Police have opened an investigation into the UK Post Office, as the state-owned business faces further probes into its role in the Horizon IT scandal.
London’s Metropolitan Police confirmed on Friday that officers were exploring “potential fraud offences” arising from cases in which the Post Office recovered funds from sub-postmasters based on flawed evidence in one of the widest miscarriages of justice in modern British legal history.
More than 700 postmasters were prosecuted by the Post Office between 2000 and 2014 based on information from its Horizon computer system. To date, 93 convictions have been overturned.
Hundreds more were doggedly pursued by the Post Office in civil litigation after it was alleged that shortfalls in their accounts had been the result of fraudulent activity rather than system errors. This included sub-postmasters being forced to repay purportedly missing funds.
The investigation will apply further pressure on the state-owned business and add to a string of investigations under way into a range of alleged offences.
The Metropolitan Police said that a fraud inquiry would build on investigations into perjury and instances where Post Office officials may have perverted the course of justice. Investigations were launched in January 2020 following a referral by the director of the Crown Prosecution Service.
Two Fujitsu employees have been interviewed under caution following allegations of perjury after they acted as expert witnesses in Post Office prosecutions. Fujitsu was responsible for developing the Horizon software. The Met said no individual had been arrested.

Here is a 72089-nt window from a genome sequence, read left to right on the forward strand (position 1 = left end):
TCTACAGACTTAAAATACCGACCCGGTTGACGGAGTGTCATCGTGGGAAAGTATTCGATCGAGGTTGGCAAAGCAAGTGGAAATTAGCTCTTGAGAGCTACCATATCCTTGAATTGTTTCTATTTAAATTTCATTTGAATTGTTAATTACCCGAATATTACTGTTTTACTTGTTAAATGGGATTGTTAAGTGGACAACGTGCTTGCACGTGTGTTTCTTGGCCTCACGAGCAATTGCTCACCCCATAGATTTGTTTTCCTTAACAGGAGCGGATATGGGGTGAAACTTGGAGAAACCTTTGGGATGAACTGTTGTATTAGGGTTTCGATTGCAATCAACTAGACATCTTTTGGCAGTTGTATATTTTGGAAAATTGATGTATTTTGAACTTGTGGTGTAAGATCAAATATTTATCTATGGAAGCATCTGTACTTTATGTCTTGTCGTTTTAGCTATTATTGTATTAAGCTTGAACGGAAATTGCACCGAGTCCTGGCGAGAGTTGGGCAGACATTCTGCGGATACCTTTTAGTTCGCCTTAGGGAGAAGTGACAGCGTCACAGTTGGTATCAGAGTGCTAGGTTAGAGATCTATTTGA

The investigation into potential fraud, first reported in The Times on Friday, comes as the Post Office is brought into the spotlight following an ITV drama on the affair — Mr Bates vs The Post Office.
Hundreds are still awaiting compensation following their wrongful prosecutions, while others have been subject to a protracted appeals process. Many have not come forward having been traumatised in the past.
Multiple suicides have been linked to the scandal, while a public inquiry into the matter has revealed concerns around the tactics used by lawyers and investigators acting for the Post Office.
Kevan Jones, Labour MP for North Durham and a member of the government’s independent advisory board on sub-postmaster compensation, said it was time people were held responsible.
“Campaigners have quite rightly argued for compensation and the truth . . . This is one of the biggest miscarriages of justices we have seen in this country and people have got to be held to account,” Jones said.
The Post Office said: “We share fully the aims of the public inquiry to get to the truth of what went wrong in the past and establish accountability . . . It would be inappropriate for the Post Office to comment on any police investigation.”